INDIAN TRADITIONAL PAINTING STYLE… Rajasthani Painting Mysore painting Tanjore painting Madhubani painting Pattachitra painting Kalamkari painting Mughal painting
Rajasthani Painting Rajasthani Painting also known as Rajput painting. Rajasthani Painting is a style of Indian painting, evolved and flourished during the 18th century in the royal courts of Rajputana,India. Rajput paintings depict a number of themes, events of epics like the Ramayana and the Mahabharata, Krishna’s life, beautiful landscapes, and humans. The colours were extracted from certain minerals, plant sources, conch shells, and were even derived by processing precious stones. Gold and silver were used. The preparation of desired colours was a lengthy process, sometimes taking weeks. Brushes used were very fine.
Mysore painting Mysore painting is an important form of classical South Indian painting that originated in the town of Mysore in Karnataka. Mysore traditional painting are off-shoots, made a great historical contribution to the art of India. Mysore paintings are known for their elegance, muted colours, and attention to detail. The themes for most of these paintings are Hindu gods and goddesses and scenes from Hindu mythology.
Tanjore painting Tanjore painting is an important form of classical South Indian painting native to the town of Thanjavur (anglicized as Tanjore style Tanjore) in Tamil Nadu, India. painting depicting The art form dates back to about the ten Sikh 1600 AD. Gurus with Bhai Bala and Bhai Tanjore paintings are known for Mardana. their surface richness, vivid colours and compact composition. Tanjore paintings serving as devotional icons, the themes of most of these paintings are Hindu gods and goddesses, and saints as well.
Madhubani painting Madhubani painting or Mithila painting is a style of Indian painting, practiced in the Mithila region of Bihar state, India and the adjoining parts of Terai in Nepal. Themes revolve around Hindu Gods and mythology, along with scenes from the royal court and social events like weddings. Generally no space is left empty; the gaps are filled by paintings of flowers, animals, birds, and even geometric designs. In this paintings artists uses leaf, Herbs, Flowers to make the colour which is used to draw paintings.
Pattachitra painting Pattachitra refers to the folk painting of the state of Orissa. Patta in Sanskrit means Vastra or clothings and chitra means paintings. These Paintings are based on Hindu Mythology and specially inspired by Jagannath and Vaishnava cult. The painters use vegetable and mineral colours without going for factory made poster colours. They prepare their own colours. The painting the pattachitra resemble the old murals of Orissa especially religious centres of Puri, Konarak and Bhubaneshwar region, dating back to the 5th century BC. Various Hindu Gods are shown in Pattachitra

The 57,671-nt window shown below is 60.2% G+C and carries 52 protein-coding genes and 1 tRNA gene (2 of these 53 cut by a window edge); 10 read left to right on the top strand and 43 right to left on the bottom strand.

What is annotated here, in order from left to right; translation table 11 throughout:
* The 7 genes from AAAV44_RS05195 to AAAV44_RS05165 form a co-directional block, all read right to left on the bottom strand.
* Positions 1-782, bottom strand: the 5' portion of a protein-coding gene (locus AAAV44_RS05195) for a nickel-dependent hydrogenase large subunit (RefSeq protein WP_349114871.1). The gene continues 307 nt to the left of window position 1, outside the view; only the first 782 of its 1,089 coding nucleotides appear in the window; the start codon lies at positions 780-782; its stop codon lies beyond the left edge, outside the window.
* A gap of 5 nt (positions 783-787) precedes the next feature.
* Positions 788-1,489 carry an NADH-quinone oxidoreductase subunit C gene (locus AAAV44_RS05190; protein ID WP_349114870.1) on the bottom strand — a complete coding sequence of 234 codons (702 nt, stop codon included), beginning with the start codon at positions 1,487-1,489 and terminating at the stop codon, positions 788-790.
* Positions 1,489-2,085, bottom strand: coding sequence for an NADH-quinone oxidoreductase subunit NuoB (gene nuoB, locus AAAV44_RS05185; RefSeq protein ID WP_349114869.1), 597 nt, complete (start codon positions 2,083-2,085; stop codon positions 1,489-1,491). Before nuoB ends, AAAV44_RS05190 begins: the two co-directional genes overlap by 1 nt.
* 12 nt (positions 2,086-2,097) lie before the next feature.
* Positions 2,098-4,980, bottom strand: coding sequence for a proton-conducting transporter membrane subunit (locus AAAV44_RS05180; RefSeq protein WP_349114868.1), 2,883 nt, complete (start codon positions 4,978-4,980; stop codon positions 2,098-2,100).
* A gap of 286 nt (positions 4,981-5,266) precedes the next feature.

Kalamkari painting Kalamkari or Qalamkari is derived from the Persian words kalam-pen and kari -craftmanship, meaning drawing with a pen. The Kalamkari tradition chiefly consists of scenes from Hindu mythology. Kalamkari art has been practised by many families in Andhra Pradesh and has constituted their livelihood over 3000 years old. There are two distinctive styles of kalamkari art in India - one, the Srikalahasti style and the other, the Machalipatnam style of art.
Mughal painting Mughal painting is a particular style of South Asian painting. Mughal paintings were a unique blend of Indian, Persian and Islamic styles. Brilliant red, blue and green colours predominate; the pink, eroded rocks and the vegetation, planes and blossoming plum and peach trees are used for colouring. Mughal kings wanted visual records of their deeds as hunters and conquerors, their artists accompanied them on military expeditions or missions of state, or recorded their prowess as animal slayers, or depicted them in the great dynastic ceremonies of marriages.